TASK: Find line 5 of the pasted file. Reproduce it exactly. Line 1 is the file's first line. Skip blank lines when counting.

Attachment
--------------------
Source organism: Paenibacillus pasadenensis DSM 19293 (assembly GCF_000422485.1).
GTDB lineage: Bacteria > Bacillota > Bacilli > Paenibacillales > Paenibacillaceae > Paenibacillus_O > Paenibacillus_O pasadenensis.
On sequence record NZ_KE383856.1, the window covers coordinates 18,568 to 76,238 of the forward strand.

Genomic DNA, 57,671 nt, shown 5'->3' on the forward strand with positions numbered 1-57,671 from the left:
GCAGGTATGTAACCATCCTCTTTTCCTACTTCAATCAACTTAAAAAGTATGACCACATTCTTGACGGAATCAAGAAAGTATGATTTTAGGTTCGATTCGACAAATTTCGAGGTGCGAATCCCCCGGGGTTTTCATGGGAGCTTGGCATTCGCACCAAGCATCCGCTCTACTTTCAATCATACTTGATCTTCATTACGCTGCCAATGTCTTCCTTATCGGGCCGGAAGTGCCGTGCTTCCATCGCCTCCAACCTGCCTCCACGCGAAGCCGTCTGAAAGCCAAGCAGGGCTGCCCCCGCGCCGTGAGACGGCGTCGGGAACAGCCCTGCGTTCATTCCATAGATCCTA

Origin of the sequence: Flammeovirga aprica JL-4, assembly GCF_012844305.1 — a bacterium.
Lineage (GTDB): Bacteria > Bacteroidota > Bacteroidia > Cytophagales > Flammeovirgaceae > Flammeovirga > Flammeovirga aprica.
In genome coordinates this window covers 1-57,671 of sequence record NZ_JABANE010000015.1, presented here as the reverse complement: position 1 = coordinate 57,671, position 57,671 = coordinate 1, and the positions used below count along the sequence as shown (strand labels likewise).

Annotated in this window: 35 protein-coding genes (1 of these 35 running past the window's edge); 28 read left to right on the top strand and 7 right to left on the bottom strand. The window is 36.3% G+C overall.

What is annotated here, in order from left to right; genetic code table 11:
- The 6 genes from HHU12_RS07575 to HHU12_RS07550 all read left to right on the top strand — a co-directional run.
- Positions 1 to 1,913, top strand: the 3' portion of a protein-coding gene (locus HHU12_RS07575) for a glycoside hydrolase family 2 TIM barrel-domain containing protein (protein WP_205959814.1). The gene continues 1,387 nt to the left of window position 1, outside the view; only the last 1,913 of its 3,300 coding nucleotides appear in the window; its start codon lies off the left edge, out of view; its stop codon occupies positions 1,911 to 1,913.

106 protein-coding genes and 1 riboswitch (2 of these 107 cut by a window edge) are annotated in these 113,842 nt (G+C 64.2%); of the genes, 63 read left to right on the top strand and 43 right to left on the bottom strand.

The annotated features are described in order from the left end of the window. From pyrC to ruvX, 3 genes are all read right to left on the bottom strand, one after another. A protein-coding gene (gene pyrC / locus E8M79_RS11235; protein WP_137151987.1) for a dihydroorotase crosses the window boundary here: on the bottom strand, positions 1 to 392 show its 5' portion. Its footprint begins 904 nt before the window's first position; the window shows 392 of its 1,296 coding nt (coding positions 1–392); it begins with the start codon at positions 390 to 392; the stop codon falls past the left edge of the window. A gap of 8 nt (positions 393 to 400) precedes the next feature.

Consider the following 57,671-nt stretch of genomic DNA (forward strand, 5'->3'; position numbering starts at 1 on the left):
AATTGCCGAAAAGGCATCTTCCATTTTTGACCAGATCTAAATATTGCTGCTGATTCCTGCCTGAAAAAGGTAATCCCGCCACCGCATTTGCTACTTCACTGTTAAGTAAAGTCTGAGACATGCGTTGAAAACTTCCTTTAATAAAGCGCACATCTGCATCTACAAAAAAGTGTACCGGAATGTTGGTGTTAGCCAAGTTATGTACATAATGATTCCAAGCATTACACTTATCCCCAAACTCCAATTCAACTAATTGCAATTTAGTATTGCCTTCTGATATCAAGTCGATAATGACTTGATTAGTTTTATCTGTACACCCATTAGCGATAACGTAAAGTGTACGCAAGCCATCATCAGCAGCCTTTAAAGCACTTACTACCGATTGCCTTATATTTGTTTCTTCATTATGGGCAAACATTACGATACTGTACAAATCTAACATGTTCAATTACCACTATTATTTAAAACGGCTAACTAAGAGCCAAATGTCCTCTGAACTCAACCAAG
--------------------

GCAGGTATGTAACCATCCTCTTTTCCTACTTCAATCAACTTAAAAAGTATGACCACATTCTTGACGGAATCAAGAAAGTATGATTTTAGGTTCGATTCGACAAATTTCGAGGTGCGAATCCCCCGGGGTTTTCATGGGAGCTTGGCATTCGCACCAAGCATCCGCTCTACTTTCAATCATACTTGATCTTCATTACGCTGCCAATGTCTTCCTTATCGGGCCGGAAGTGCCGTGCTTCCATCGCCTCCAACCTGCCTCCACGCGAAGCCGTCTGAAAGCCAAGCAGGGCTGCCCCCGCGCCGTGAGACGGCGTCGGGAACAGCCCTGCGTTCATTCCATAGATCCTA